Kidnapped in Indonesia

“Here.” I paid the man a couple of rupiahs as I boarded the long distance bus.

He looked startled for a moment. He was a seedy looking man with sun burnished skin and a moustache. Then suddenly he burst out with a laugh—high pitched and as malicious as a hyena.

Shit. My heart sank as I realized I had given the money to the wrong guy. The real conductor appeared, looking worried that those bills weren’t in his hands. I made a move to snatch them from the man but he evaded my grasp, flashing his teeth at me. Finally at my second try, I got my money back and with a flaming face handed it to the conductor.

All this time the heady air of silence hanged around us in the bus, heavy as a steel plank, suffocating your head inside a tight sheen of plastic. I sneaked a look around and discovered I was the only female aboard. My level of discomfort shot up several notches.

I could feel his predatory eyes boring through me, like a cat idly surveying its next meal. I hugged my jacket closer– zipping it up to the neck, squirming under his unnerving gaze that stripped me naked and feeling the frantic palpitation of my heart. Ba-bum! Ba-bum! Ba-bum! I knew I stood out among their women with my fair skin, head unadorned with the customary headscarf –all its adulterous coils exposed, my skin uncovered with sheathes of gossamer and silk baring my sharp collarbone.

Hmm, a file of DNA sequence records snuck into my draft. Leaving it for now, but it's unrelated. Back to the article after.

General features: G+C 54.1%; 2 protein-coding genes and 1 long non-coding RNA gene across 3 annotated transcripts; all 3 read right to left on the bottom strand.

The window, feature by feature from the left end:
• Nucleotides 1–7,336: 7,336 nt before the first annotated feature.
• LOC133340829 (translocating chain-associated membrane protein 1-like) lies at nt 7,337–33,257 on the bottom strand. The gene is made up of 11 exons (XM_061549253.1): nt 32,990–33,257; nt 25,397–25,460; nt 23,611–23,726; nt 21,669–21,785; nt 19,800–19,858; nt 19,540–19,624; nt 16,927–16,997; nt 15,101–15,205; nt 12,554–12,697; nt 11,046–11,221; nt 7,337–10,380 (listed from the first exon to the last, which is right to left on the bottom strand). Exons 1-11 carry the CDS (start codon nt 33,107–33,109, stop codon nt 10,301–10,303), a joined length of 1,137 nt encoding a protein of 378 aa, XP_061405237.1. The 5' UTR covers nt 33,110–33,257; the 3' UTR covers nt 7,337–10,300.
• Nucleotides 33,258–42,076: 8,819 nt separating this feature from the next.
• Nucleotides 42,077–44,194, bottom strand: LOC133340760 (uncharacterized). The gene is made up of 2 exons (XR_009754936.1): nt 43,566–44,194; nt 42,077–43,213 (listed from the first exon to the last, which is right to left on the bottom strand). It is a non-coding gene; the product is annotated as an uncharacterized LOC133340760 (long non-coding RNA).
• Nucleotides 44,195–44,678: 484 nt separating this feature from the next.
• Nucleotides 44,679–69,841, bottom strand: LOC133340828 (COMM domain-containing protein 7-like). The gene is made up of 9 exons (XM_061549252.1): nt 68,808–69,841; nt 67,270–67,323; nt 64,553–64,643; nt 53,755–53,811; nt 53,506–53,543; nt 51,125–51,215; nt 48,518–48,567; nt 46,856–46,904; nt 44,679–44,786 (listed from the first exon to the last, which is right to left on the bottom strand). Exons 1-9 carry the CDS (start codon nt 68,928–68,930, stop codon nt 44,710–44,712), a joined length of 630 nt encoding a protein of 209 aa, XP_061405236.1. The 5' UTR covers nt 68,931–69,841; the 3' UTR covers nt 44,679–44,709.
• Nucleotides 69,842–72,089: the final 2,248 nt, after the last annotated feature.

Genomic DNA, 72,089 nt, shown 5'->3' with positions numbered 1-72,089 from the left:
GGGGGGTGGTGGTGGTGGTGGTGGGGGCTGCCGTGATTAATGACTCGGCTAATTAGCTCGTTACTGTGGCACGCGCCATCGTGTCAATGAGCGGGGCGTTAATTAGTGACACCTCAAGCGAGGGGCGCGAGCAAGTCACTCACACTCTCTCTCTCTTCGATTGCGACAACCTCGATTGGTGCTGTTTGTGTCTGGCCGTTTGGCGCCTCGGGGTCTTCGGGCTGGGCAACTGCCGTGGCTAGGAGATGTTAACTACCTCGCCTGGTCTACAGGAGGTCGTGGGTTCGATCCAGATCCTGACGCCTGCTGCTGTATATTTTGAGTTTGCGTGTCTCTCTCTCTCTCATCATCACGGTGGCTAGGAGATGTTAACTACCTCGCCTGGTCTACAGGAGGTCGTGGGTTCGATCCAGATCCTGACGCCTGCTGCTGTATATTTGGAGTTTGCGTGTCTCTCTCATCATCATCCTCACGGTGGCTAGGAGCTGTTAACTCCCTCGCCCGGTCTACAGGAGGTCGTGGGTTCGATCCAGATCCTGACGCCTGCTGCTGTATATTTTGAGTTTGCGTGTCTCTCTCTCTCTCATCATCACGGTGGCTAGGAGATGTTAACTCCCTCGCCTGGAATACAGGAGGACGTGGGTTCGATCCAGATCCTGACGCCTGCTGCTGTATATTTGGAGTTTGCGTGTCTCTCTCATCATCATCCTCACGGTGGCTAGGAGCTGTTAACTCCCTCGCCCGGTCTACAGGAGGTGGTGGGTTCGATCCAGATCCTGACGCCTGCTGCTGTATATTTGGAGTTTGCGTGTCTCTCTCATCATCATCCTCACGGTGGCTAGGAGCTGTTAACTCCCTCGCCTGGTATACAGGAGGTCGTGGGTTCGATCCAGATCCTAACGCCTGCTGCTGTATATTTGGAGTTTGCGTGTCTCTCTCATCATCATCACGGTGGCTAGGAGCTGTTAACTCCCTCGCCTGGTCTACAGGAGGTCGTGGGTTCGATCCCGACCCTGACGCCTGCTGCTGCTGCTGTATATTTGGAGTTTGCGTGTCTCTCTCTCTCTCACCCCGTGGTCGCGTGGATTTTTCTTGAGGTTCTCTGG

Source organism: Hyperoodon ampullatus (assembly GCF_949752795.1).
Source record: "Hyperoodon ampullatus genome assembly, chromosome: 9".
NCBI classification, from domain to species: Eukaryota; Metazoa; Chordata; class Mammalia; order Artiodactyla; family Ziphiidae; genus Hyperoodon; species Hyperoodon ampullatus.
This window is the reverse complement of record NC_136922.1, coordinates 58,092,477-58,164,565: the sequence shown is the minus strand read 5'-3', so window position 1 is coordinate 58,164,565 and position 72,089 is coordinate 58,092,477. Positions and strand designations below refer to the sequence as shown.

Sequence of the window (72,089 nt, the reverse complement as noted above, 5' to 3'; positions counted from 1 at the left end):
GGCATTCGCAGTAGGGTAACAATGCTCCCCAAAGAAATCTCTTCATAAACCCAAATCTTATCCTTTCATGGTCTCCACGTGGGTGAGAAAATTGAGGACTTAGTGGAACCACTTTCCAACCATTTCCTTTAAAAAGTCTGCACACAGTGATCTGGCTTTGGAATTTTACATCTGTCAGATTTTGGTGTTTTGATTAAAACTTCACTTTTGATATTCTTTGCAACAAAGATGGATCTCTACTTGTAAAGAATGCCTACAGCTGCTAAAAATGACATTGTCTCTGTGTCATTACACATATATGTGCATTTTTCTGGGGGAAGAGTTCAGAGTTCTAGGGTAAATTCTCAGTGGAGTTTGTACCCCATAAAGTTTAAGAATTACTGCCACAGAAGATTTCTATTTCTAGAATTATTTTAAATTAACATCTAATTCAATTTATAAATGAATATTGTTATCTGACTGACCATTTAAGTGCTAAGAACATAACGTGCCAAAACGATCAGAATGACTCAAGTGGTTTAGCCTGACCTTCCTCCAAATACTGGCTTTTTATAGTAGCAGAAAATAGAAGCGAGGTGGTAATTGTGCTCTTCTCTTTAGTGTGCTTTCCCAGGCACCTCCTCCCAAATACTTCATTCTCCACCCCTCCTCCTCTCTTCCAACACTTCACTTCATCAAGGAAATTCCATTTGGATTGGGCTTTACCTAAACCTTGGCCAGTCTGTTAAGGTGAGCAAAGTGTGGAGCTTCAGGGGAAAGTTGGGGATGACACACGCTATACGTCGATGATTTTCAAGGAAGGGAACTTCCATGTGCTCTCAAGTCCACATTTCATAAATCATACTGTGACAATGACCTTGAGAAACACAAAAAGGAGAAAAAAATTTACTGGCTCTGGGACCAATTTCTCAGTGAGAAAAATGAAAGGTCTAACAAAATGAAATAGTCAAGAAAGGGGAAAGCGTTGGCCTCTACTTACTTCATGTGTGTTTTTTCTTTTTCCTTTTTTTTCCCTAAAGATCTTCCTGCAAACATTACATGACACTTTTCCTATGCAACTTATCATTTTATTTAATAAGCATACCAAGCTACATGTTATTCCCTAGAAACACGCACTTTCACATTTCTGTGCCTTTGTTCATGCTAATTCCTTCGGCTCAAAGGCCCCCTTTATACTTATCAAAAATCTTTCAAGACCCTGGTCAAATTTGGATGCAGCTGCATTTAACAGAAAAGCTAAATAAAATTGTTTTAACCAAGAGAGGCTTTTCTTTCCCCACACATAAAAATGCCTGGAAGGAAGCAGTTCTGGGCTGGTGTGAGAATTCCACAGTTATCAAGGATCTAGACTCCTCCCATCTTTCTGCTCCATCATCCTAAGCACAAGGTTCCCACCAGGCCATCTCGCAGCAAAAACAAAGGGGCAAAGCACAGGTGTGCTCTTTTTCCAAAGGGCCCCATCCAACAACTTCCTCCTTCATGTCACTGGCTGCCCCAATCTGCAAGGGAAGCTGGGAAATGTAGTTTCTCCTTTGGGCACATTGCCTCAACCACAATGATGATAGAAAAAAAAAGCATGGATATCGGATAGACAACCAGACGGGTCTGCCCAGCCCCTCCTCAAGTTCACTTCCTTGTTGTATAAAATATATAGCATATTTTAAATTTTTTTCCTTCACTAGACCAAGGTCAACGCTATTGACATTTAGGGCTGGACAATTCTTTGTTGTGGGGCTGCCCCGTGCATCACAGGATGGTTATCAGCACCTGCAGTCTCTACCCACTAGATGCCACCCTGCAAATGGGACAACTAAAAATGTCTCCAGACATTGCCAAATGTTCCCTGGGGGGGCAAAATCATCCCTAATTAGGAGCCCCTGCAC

To them, I was nothing but a whore.

I moved to the back. He uttered another devilish laugh and to my horror, followed and sat in front of me. The other men didn’t make a move and conveniently shifted their gazes elsewhere.

Fuck! Fury and panic fought and writhed inside my body but panic was winning. I wanted to scream. To retaliate but instead I sat still and fixed my gaze to the ground in puny cowardice. I couldn’t possibly raise a hand and have that same hand slammed to the ground broken.

If something happens to me here, nobody will know.

You brought this over to yourself, Kate. You wanted to have an adventure and goddammit! now you’re going to get one.

The conductor approached me and asked which terminal I was getting off.

I let out the breath I had been holding in in a slow relieved whoosh. I whispered to him its name. Unfortunately, the mean overheard and cracked up, slapping his knee.

“Giwangan, Giwangan,” he kept saying.

The conductor shot me a look of pity. The man beckoned to him and handed him a big wad of bills all the while engaging him in conspiratorial whispers and shooting a look towards my direction every now and then.